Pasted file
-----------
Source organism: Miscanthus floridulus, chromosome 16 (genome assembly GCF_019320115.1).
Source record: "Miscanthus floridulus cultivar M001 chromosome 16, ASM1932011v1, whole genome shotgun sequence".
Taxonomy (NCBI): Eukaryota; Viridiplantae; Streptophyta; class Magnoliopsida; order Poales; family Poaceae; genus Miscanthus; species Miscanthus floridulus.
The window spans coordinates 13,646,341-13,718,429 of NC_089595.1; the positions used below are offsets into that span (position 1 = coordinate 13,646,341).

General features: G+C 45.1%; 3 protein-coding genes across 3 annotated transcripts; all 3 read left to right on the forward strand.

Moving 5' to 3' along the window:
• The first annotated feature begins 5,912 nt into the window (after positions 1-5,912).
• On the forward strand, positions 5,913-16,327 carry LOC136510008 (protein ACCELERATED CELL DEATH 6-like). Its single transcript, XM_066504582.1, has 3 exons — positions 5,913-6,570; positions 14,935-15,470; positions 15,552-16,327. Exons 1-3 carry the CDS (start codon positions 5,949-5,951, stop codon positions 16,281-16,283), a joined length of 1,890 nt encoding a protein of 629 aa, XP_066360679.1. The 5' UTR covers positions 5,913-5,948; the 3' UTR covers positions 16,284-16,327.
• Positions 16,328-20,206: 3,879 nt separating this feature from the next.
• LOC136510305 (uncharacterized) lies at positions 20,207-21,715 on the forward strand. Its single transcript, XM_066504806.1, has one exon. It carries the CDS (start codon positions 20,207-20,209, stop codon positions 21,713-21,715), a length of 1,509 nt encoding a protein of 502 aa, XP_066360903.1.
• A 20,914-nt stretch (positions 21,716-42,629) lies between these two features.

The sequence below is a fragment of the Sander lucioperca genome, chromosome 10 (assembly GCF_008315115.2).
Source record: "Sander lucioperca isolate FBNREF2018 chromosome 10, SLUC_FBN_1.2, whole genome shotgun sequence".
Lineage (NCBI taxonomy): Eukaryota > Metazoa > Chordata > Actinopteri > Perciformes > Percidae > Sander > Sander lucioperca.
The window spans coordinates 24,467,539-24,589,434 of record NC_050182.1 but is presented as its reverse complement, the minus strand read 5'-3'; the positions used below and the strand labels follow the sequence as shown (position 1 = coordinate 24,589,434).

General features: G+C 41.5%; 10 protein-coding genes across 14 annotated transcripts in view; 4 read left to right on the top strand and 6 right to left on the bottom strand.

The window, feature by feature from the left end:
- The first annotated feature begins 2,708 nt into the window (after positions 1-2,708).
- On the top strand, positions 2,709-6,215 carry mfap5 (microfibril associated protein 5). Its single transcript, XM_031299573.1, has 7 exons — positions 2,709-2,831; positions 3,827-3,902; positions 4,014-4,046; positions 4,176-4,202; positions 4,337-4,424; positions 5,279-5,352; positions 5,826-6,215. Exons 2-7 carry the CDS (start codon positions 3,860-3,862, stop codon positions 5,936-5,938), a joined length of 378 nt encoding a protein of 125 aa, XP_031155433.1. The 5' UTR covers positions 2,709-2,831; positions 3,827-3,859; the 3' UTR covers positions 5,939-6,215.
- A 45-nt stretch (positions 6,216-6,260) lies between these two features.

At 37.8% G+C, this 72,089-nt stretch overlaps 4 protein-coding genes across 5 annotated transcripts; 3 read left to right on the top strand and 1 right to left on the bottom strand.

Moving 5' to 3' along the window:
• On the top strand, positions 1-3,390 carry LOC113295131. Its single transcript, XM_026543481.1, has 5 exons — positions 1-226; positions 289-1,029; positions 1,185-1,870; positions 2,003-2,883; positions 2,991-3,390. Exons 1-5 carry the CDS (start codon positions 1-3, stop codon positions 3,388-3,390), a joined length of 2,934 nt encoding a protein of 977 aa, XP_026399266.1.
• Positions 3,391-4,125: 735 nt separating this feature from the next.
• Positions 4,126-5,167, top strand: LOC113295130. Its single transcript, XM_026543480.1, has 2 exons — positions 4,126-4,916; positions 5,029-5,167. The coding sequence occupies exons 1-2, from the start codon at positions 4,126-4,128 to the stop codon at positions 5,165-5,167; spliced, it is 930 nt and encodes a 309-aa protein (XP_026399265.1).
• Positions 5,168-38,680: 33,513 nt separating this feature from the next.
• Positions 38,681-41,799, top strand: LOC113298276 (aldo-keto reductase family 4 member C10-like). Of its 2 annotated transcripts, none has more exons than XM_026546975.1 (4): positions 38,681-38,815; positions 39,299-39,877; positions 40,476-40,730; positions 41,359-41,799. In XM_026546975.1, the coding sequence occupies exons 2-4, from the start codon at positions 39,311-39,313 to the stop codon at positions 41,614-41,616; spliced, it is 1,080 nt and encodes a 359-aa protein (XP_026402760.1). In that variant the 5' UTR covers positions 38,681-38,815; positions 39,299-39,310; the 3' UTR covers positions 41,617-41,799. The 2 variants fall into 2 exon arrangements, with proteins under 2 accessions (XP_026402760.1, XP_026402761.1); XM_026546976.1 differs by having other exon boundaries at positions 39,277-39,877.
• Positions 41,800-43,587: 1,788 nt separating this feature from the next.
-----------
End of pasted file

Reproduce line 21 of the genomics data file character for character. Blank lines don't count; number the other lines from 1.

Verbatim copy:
At 37.8% G+C, this 72,089-nt stretch overlaps 4 protein-coding genes across 5 annotated transcripts; 3 read left to right on the top strand and 1 right to left on the bottom strand.